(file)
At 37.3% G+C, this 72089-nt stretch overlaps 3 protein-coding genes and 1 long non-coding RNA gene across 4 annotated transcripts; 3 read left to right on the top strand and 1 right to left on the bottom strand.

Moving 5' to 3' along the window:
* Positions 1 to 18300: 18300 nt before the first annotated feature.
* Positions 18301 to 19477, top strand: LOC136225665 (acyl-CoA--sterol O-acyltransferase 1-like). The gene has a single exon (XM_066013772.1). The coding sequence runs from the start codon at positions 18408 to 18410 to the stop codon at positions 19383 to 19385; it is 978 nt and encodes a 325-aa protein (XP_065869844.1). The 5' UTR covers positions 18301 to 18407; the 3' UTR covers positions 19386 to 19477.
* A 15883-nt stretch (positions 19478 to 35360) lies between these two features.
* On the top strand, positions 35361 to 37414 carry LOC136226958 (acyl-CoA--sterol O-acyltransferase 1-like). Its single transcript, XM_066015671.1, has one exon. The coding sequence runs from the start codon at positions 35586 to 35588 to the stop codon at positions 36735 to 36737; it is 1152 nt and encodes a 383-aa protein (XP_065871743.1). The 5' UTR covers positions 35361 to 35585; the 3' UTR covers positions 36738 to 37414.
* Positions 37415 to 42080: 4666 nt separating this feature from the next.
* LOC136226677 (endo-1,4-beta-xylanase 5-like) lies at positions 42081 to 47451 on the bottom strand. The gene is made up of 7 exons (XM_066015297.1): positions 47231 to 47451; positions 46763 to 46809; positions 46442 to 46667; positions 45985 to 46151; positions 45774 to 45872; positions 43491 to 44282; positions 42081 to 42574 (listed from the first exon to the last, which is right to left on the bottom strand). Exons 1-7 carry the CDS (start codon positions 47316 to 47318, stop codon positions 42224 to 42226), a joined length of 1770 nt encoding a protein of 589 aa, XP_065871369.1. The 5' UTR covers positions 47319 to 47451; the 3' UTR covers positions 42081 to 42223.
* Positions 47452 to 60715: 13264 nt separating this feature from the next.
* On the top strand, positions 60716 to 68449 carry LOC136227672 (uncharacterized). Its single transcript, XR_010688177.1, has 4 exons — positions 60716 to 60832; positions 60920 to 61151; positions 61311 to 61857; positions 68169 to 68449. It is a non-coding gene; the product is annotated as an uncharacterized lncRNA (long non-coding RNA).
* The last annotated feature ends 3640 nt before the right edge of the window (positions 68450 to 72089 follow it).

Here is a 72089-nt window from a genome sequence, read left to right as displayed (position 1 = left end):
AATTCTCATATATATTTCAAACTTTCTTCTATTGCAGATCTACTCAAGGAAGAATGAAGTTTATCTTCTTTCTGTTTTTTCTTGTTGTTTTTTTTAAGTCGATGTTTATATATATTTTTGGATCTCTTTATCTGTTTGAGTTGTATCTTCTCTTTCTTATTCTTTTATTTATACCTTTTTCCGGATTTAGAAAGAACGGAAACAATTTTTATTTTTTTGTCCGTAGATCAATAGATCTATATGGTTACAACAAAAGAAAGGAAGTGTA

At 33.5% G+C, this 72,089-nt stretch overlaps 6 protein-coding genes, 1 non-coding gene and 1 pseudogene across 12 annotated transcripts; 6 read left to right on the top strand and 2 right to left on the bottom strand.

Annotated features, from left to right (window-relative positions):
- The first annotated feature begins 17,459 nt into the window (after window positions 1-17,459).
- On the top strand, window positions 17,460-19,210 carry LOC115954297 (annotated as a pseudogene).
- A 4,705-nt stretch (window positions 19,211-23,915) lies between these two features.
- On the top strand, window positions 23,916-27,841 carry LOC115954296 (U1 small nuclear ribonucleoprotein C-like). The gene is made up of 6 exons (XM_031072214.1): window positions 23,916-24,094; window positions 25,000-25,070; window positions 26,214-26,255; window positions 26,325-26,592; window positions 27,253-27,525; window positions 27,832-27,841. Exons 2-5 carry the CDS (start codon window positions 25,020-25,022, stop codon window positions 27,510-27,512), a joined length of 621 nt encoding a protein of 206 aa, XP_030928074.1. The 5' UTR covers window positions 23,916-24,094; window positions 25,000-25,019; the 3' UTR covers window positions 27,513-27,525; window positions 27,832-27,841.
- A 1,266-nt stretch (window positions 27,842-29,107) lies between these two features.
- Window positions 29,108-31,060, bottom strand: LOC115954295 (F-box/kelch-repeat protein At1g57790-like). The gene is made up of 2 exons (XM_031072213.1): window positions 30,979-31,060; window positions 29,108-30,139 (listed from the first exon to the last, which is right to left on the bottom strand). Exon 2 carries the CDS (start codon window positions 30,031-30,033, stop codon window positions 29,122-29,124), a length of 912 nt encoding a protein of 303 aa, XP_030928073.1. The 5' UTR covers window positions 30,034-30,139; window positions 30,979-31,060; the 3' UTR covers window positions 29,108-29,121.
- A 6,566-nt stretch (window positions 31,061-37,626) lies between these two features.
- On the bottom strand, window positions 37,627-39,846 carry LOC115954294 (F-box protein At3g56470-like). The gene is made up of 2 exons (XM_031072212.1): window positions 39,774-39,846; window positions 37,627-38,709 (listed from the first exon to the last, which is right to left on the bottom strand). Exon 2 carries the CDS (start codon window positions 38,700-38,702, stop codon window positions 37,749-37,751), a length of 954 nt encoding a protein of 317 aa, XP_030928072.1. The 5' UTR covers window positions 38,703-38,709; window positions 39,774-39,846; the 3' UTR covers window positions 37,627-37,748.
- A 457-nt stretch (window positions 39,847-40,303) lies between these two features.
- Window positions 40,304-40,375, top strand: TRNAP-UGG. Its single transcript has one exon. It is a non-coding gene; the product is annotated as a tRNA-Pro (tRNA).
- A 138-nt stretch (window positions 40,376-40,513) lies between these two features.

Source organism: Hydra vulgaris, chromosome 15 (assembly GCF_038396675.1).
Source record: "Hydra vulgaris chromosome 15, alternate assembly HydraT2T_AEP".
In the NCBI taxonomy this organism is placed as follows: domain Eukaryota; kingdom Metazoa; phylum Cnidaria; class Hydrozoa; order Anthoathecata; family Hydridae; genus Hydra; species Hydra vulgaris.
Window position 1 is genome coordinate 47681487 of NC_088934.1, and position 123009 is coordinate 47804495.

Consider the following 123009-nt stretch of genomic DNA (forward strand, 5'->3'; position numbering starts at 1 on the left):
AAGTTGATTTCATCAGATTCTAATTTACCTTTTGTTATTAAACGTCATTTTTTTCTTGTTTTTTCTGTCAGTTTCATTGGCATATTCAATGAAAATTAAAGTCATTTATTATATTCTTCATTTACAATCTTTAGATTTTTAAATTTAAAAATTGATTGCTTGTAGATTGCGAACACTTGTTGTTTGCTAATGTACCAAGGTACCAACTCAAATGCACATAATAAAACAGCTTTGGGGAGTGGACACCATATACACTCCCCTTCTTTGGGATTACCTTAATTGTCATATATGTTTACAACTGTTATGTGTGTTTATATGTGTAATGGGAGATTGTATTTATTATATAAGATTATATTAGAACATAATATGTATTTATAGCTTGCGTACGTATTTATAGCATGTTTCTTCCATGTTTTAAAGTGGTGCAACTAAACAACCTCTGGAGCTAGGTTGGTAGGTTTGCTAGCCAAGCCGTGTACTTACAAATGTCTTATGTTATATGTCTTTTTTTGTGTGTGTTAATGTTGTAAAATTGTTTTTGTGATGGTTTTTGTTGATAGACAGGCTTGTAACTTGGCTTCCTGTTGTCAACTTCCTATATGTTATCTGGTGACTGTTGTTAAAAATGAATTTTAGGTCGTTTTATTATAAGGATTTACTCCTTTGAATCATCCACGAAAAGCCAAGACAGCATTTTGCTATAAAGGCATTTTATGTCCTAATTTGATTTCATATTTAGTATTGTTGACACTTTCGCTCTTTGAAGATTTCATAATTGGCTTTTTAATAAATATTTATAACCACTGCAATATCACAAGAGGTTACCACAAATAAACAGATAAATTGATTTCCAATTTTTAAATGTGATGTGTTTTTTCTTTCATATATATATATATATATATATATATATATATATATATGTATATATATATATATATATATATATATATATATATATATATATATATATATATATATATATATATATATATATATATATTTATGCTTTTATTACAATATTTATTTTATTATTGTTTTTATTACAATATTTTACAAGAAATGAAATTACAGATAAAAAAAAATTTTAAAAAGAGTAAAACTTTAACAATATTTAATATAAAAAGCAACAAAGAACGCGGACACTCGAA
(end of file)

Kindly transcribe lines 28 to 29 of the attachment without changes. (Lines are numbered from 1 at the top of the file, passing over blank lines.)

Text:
Source record: "Hydra vulgaris chromosome 15, alternate assembly HydraT2T_AEP".
In the NCBI taxonomy this organism is placed as follows: domain Eukaryota; kingdom Metazoa; phylum Cnidaria; class Hydrozoa; order Anthoathecata; family Hydridae; genus Hydra; species Hydra vulgaris.